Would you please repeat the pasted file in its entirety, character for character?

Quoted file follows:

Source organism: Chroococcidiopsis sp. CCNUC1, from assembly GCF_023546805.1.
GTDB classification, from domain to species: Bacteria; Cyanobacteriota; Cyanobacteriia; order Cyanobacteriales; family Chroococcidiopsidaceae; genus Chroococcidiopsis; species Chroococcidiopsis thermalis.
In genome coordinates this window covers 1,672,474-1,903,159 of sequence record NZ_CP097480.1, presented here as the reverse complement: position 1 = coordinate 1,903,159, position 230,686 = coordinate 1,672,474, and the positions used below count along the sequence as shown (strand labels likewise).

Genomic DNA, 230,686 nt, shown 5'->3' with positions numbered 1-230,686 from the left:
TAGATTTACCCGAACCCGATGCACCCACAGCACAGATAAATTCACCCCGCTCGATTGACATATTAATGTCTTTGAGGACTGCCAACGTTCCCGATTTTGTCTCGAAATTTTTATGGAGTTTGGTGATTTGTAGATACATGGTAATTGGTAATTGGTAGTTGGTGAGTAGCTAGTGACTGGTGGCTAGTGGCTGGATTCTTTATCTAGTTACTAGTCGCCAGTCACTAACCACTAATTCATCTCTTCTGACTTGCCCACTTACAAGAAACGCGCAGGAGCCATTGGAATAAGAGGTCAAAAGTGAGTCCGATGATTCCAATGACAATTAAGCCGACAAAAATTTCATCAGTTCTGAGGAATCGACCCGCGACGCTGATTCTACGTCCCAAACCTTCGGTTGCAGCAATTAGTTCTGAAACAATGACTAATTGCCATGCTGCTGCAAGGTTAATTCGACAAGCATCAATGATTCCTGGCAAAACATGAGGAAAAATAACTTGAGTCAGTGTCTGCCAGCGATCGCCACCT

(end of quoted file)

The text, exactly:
Source organism: Chroococcidiopsis sp. CCNUC1, from assembly GCF_023546805.1.
GTDB classification, from domain to species: Bacteria; Cyanobacteriota; Cyanobacteriia; order Cyanobacteriales; family Chroococcidiopsidaceae; genus Chroococcidiopsis; species Chroococcidiopsis thermalis.
In genome coordinates this window covers 1,672,474-1,903,159 of sequence record NZ_CP097480.1, presented here as the reverse complement: position 1 = coordinate 1,903,159, position 230,686 = coordinate 1,672,474, and the positions used below count along the sequence as shown (strand labels likewise).

Genomic DNA, 230,686 nt, shown 5'->3' with positions numbered 1-230,686 from the left:
TAGATTTACCCGAACCCGATGCACCCACAGCACAGATAAATTCACCCCGCTCGATTGACATATTAATGTCTTTGAGGACTGCCAACGTTCCCGATTTTGTCTCGAAATTTTTATGGAGTTTGGTGATTTGTAGATACATGGTAATTGGTAATTGGTAGTTGGTGAGTAGCTAGTGACTGGTGGCTAGTGGCTGGATTCTTTATCTAGTTACTAGTCGCCAGTCACTAACCACTAATTCATCTCTTCTGACTTGCCCACTTACAAGAAACGCGCAGGAGCCATTGGAATAAGAGGTCAAAAGTGAGTCCGATGATTCCAATGACAATTAAGCCGACAAAAATTTCATCAGTTCTGAGGAATCGACCCGCGACGCTGATTCTACGTCCCAAACCTTCGGTTGCAGCAATTAGTTCTGAAACAATGACTAATTGCCATGCTGCTGCAAGGTTAATTCGACAAGCATCAATGATTCCTGGCAAAACATGAGGAAAAATAACTTGAGTCAGTGTCTGCCAGCGATCGCCACCT